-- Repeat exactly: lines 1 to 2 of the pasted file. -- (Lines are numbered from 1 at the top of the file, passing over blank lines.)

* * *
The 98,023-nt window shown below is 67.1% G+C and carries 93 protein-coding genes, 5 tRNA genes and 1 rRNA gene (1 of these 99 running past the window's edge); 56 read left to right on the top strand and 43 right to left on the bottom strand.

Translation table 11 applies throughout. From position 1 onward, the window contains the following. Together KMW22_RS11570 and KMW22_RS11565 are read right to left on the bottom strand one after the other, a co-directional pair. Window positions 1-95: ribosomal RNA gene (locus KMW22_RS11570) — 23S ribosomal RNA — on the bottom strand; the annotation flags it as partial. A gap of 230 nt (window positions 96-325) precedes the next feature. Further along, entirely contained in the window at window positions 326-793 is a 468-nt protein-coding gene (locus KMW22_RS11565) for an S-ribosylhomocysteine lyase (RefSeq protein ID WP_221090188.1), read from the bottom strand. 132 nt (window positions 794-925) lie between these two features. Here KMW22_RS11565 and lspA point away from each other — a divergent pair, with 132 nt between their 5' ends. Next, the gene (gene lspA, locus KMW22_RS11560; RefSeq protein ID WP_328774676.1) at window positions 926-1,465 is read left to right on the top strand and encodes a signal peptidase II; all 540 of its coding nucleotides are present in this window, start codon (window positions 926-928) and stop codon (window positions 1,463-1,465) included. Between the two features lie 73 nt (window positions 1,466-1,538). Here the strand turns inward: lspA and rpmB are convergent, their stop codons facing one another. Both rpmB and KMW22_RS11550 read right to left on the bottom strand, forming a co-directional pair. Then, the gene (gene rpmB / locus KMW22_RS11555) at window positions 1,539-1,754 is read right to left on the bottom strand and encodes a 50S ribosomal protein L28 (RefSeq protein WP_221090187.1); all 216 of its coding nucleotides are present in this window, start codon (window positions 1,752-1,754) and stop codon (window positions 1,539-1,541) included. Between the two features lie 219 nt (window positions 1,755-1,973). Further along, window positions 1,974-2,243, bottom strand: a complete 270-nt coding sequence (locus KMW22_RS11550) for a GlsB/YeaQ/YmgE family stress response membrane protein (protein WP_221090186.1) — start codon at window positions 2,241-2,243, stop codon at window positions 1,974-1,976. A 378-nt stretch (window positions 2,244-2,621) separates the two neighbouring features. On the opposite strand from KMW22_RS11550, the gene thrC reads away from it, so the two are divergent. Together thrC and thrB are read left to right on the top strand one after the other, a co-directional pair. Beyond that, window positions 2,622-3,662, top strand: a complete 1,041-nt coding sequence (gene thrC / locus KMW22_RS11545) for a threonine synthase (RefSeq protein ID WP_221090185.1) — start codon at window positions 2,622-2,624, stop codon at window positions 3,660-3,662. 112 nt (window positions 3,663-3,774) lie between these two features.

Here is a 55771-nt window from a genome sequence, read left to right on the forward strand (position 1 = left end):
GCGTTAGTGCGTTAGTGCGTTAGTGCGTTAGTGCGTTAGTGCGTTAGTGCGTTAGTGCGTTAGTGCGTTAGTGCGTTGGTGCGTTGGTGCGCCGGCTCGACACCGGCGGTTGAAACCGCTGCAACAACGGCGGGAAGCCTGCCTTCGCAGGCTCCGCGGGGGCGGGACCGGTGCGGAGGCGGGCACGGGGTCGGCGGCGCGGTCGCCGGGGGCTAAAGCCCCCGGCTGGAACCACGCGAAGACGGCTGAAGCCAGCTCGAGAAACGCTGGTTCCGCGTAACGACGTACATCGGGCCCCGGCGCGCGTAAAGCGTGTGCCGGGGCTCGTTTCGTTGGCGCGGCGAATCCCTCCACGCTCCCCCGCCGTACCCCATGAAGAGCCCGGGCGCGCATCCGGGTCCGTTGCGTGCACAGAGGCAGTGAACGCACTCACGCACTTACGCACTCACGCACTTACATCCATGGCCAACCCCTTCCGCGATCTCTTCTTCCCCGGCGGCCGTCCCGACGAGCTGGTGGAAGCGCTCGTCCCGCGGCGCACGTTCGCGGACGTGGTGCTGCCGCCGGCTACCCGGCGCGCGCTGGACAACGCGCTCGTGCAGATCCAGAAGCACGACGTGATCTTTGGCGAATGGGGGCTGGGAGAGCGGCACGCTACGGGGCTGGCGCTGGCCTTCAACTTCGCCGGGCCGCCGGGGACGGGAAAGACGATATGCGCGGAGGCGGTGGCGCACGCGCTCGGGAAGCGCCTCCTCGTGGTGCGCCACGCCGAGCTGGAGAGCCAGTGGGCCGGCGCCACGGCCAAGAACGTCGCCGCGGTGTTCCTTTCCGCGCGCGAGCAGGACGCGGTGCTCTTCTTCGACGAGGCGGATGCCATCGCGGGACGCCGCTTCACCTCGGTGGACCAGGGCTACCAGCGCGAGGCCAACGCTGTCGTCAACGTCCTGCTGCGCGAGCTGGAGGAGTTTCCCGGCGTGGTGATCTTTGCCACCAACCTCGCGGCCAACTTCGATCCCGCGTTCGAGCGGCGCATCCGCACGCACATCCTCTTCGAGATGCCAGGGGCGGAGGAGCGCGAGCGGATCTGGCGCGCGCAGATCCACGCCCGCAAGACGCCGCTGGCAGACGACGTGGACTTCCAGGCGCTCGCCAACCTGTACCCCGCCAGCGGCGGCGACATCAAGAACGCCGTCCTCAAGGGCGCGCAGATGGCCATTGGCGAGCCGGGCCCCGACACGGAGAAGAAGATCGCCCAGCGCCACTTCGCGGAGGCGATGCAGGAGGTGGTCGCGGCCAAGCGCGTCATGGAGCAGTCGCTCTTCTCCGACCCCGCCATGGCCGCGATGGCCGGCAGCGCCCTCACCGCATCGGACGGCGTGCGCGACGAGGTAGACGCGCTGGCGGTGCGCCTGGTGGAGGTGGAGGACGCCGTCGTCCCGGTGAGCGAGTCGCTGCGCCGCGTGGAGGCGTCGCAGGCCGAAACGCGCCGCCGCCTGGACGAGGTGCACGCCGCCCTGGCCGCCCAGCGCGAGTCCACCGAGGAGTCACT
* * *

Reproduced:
The 98,023-nt window shown below is 67.1% G+C and carries 93 protein-coding genes, 5 tRNA genes and 1 rRNA gene (1 of these 99 running past the window's edge); 56 read left to right on the top strand and 43 right to left on the bottom strand.

Translation table 11 applies throughout. From position 1 onward, the window contains the following. Together KMW22_RS11570 and KMW22_RS11565 are read right to left on the bottom strand one after the other, a co-directional pair. Window positions 1-95: ribosomal RNA gene (locus KMW22_RS11570) — 23S ribosomal RNA — on the bottom strand; the annotation flags it as partial. A gap of 230 nt (window positions 96-325) precedes the next feature. Further along, entirely contained in the window at window positions 326-793 is a 468-nt protein-coding gene (locus KMW22_RS11565) for an S-ribosylhomocysteine lyase (RefSeq protein ID WP_221090188.1), read from the bottom strand. 132 nt (window positions 794-925) lie between these two features. Here KMW22_RS11565 and lspA point away from each other — a divergent pair, with 132 nt between their 5' ends. Next, the gene (gene lspA, locus KMW22_RS11560; RefSeq protein ID WP_328774676.1) at window positions 926-1,465 is read left to right on the top strand and encodes a signal peptidase II; all 540 of its coding nucleotides are present in this window, start codon (window positions 926-928) and stop codon (window positions 1,463-1,465) included. Between the two features lie 73 nt (window positions 1,466-1,538). Here the strand turns inward: lspA and rpmB are convergent, their stop codons facing one another. Both rpmB and KMW22_RS11550 read right to left on the bottom strand, forming a co-directional pair. Then, the gene (gene rpmB / locus KMW22_RS11555) at window positions 1,539-1,754 is read right to left on the bottom strand and encodes a 50S ribosomal protein L28 (RefSeq protein WP_221090187.1); all 216 of its coding nucleotides are present in this window, start codon (window positions 1,752-1,754) and stop codon (window positions 1,539-1,541) included. Between the two features lie 219 nt (window positions 1,755-1,973). Further along, window positions 1,974-2,243, bottom strand: a complete 270-nt coding sequence (locus KMW22_RS11550) for a GlsB/YeaQ/YmgE family stress response membrane protein (protein WP_221090186.1) — start codon at window positions 2,241-2,243, stop codon at window positions 1,974-1,976. A 378-nt stretch (window positions 2,244-2,621) separates the two neighbouring features. On the opposite strand from KMW22_RS11550, the gene thrC reads away from it, so the two are divergent. Together thrC and thrB are read left to right on the top strand one after the other, a co-directional pair. Beyond that, window positions 2,622-3,662, top strand: a complete 1,041-nt coding sequence (gene thrC / locus KMW22_RS11545) for a threonine synthase (RefSeq protein ID WP_221090185.1) — start codon at window positions 2,622-2,624, stop codon at window positions 3,660-3,662. 112 nt (window positions 3,663-3,774) lie between these two features.